9:45pm: I finally can relax for the evening… Except my over-exhausted state has me wired and unable to sleep. I proceed to read more on VIN, check email, and respond to some personal messages that have been in queue for the majority of the day. I sign on to my student loan website and pay my monthly statement for obtaining my veterinary education….a bill I’ve been paying for 10 years and will continue to pay for another 15 years. Several hours pass before I’m tired enough to sleep…as in it’s almost 4am now and I’m still awake.
And I gotta do it all over again in 3 short hours.
Being a veterinarian is not glamorous. It is often an ugly, depressing, heart-wrenching job. To say that it is stressful is a gross understatement.
You see, veterinarians are perceived by society as completely selfless people who would do anything to save a pet’s life. Don’t have the money to treat you pet? No problem! Oh, you forgot that the boarding facility told you that your dog needed a bordetella vaccine to stay there, and you’re leaving tomorrow for vacation and are 30 minutes away, even though the clinic closes in 10 minutes? Sure, come on over! Wait, your cat’s been sick for 5 days and is on death’s door? Just walk on in to the hospital unannounced and get seen immediately, meanwhile completely disrupting the schedule of appointments for the remainder of the day!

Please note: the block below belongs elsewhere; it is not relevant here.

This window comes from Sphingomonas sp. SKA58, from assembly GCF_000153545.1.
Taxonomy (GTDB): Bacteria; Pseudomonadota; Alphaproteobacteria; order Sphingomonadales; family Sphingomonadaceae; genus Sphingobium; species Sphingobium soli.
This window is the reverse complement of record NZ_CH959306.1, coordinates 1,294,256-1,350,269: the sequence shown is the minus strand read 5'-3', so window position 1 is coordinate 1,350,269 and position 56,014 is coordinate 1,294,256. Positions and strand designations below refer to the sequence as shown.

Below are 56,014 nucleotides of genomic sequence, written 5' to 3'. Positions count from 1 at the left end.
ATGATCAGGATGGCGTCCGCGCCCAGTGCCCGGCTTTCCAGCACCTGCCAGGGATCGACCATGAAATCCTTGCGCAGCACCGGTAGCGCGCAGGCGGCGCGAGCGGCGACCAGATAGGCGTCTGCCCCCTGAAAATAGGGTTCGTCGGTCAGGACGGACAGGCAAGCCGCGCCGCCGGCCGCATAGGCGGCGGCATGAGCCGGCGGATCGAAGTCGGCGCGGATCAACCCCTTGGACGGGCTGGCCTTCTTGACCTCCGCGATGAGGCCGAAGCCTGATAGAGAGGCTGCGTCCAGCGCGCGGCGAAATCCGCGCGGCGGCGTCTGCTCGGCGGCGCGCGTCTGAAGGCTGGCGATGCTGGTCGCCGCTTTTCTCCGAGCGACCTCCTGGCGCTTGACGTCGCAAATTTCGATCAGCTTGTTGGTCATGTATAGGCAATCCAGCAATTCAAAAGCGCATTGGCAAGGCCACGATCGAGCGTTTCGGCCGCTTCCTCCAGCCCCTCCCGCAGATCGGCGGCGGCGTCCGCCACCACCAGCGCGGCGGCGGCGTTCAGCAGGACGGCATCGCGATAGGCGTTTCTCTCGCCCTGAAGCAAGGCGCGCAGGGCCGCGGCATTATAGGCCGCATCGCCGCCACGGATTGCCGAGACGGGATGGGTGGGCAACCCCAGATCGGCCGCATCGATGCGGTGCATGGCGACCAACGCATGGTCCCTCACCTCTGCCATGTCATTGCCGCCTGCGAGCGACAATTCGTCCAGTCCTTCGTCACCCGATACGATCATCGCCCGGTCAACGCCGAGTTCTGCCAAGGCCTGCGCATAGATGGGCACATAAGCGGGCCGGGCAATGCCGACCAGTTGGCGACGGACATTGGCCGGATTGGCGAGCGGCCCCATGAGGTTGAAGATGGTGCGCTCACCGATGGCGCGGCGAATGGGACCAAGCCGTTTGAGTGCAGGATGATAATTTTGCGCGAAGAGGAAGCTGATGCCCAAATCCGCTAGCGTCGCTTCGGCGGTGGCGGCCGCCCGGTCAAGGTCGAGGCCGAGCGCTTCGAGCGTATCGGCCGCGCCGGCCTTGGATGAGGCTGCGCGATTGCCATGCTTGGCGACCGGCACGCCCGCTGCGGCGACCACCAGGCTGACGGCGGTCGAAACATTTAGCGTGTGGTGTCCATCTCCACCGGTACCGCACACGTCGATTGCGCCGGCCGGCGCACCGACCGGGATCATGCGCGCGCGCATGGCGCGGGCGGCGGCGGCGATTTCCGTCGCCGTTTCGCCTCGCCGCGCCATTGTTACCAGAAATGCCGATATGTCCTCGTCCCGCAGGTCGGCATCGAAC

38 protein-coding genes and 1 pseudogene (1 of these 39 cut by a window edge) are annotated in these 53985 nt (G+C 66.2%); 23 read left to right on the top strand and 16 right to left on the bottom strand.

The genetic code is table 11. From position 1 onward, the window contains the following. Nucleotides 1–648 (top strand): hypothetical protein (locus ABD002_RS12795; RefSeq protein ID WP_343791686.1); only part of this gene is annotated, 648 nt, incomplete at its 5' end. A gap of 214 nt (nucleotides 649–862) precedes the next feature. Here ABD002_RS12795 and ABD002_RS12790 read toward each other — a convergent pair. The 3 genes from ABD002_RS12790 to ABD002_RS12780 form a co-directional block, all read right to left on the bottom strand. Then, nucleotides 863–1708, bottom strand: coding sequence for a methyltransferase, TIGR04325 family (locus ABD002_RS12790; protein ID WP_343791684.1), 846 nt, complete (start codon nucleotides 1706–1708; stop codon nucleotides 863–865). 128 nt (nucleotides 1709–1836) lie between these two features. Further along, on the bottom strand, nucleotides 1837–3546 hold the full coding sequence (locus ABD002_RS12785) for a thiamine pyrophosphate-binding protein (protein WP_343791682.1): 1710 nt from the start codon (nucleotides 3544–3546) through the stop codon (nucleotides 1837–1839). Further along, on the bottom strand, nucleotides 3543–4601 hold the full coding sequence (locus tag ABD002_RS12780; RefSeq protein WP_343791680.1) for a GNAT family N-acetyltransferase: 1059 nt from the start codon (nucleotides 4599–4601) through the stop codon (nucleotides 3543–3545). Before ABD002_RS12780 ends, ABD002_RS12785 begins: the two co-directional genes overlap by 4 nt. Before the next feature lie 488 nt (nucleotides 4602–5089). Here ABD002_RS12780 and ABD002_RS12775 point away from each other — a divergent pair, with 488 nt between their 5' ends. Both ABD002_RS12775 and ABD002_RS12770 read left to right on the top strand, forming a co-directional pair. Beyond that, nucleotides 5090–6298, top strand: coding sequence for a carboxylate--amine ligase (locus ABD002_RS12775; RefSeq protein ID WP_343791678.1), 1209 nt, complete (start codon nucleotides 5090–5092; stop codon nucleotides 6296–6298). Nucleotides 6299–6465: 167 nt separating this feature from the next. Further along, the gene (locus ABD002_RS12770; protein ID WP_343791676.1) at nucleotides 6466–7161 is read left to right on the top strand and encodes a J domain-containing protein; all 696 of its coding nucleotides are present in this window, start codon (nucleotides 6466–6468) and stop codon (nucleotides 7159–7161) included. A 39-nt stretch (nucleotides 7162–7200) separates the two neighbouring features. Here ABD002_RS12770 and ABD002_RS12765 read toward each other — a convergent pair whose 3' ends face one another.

Why not…we veterinarians can handle it….can’t we?
People forget that our hearts break when we see an animal who is suffering, knowing there is little we can do to save them because the owner waited too long to get them into the hospital. We lose sleep over the cases of abuse and neglect that we see. The forced smiles on our faces to prevent clients from knowing that we just euthanized a pet moments beforehand are painful to put on. The disdain we carry from knowing that we are often times being used for free advice by people on social media who “know we’re vets” and rarely get a simple thank you for suggestions that were made is depressing. We feel crippled and helpless when money limits an owner’s ability to save their pet – and many of us try our best to discount services and work out payment plans whenever possible; but free services do not pay my technicians, receptionists, or the electric bill.